The bride's maids walking in before the bride was brought in
Mwindula and Namundi, any parent will tell you that it is their ardent prayer before God that their children may marry the way you have done today. We are very proud of both of you. Too many young professionals are simply starting to cohabit and before long you are told that there is a baby on the way. They lack the social safety net of family and the high rate of divorce bears witness to their folly. We are grateful to God that you have sought parental consent and involvement in your relationship and your coming together in marriage. That is how it should be.

Yet this is only the start of a journey. What matters is how you finish, which is obviously dependent on how you travel. The Bible begins in Genesis 1:1 with the words, “In the beginning, God created.” Among the many things he created was the institution of marriage. Therein lies the key to a successful and happy marriage. It is to follow what the manufacturer of the institution says. The manufacturer’s manual is the Bible. Follow what it says. He created marriage and so he knows best how to keep it in good working order.

Dr Voddie Baucham preaching at the wedding of Mwindula and Namundi
Perhaps another interesting piece of the Déjà vu is the fact that the couple who did our premarital counselling were the Nyirendas—Pastor Alfred and Tina Nyirenda. Well, thirty years later they did the premarital counselling of Mwindula and Namundi—spanning two generations. We told the courting couple that the counsel the Nyirendas gave us has stood us in good stead these last thirty years. We are the proof of the pudding. Mwindula and Namundi told us that after about thirty hours of lessons, Rev Nyirenda said to them, “You can go and get married now. You are ready!”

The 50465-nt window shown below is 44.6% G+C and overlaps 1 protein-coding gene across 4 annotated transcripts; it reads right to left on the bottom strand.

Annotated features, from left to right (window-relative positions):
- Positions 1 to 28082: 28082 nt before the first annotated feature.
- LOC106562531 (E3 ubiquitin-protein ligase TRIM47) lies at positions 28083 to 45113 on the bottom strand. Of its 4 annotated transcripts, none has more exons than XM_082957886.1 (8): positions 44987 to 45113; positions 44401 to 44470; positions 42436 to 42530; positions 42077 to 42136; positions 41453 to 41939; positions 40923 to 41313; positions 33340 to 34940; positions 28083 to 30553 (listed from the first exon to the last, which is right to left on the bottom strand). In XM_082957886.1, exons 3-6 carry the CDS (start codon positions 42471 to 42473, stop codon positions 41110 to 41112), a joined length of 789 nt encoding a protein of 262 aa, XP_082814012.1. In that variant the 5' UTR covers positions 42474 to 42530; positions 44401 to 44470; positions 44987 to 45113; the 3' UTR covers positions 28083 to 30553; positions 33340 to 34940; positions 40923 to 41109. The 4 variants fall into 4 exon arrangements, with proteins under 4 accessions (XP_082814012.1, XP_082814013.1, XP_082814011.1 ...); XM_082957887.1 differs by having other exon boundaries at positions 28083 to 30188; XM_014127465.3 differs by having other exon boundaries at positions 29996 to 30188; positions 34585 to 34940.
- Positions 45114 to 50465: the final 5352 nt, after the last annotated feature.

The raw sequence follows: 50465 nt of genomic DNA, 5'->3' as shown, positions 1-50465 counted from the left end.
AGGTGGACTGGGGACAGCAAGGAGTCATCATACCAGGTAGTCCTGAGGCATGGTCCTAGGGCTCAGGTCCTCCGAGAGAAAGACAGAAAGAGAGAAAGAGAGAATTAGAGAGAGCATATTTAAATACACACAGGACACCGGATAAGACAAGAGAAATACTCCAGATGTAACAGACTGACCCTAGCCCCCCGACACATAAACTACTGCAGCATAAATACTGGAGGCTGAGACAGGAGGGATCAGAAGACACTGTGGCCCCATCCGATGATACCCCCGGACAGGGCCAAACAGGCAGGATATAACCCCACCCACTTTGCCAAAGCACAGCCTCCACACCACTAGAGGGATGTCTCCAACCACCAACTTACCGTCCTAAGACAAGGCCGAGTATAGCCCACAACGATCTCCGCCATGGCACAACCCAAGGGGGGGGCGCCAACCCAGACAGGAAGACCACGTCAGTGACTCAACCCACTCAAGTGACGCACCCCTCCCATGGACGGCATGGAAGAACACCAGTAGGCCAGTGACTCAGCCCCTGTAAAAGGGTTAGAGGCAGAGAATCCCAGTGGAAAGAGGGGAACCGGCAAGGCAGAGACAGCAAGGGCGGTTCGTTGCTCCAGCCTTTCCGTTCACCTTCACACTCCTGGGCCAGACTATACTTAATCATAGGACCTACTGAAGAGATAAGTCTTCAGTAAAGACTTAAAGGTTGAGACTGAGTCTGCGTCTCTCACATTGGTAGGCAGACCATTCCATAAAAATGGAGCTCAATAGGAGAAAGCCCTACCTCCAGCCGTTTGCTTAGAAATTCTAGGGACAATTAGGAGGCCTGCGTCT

Mwindula and Namundi, it is one thing to be taught how to have a successful God-glorifying marriage. It is something else to apply what you have learned. Many years ago we were called in to witness the separation of a couple in our church to ensure that violence did not occur as they divided their assets. We soon discovered that we were redundant. The couple knew exactly what belonged to whom, even to the last spoon. I asked them who their premarital counsellor was and they replied, “You!” I refused and said that I counsel couples to have joint accounts and purchase items from that common purse. That way everything is jointly owned. They just looked down. We told them that they had never really been married; they were merely living together.

Mwindula and Namundi with their parents on their wedding day
So, Mwindula and Namundi, you have been taught how to have a successful God-glorifying marriage. Make sure you start putting into practice everything that you have been taught. You are meant to apply those principles for the rest of your lives together. Every year on our anniversary, Felistas and I pull out the headings of the notes we took down from the premarital counselling we got from the Nyirendas thirty years ago. We spend a whole morning going through them and asking ourselves in which areas we are backsliding. We are brutally honest with each other. Then we pray for God's help to make us better spouses and better parents. It has been a good method of ensuring we apply what we were taught. I commend it to you!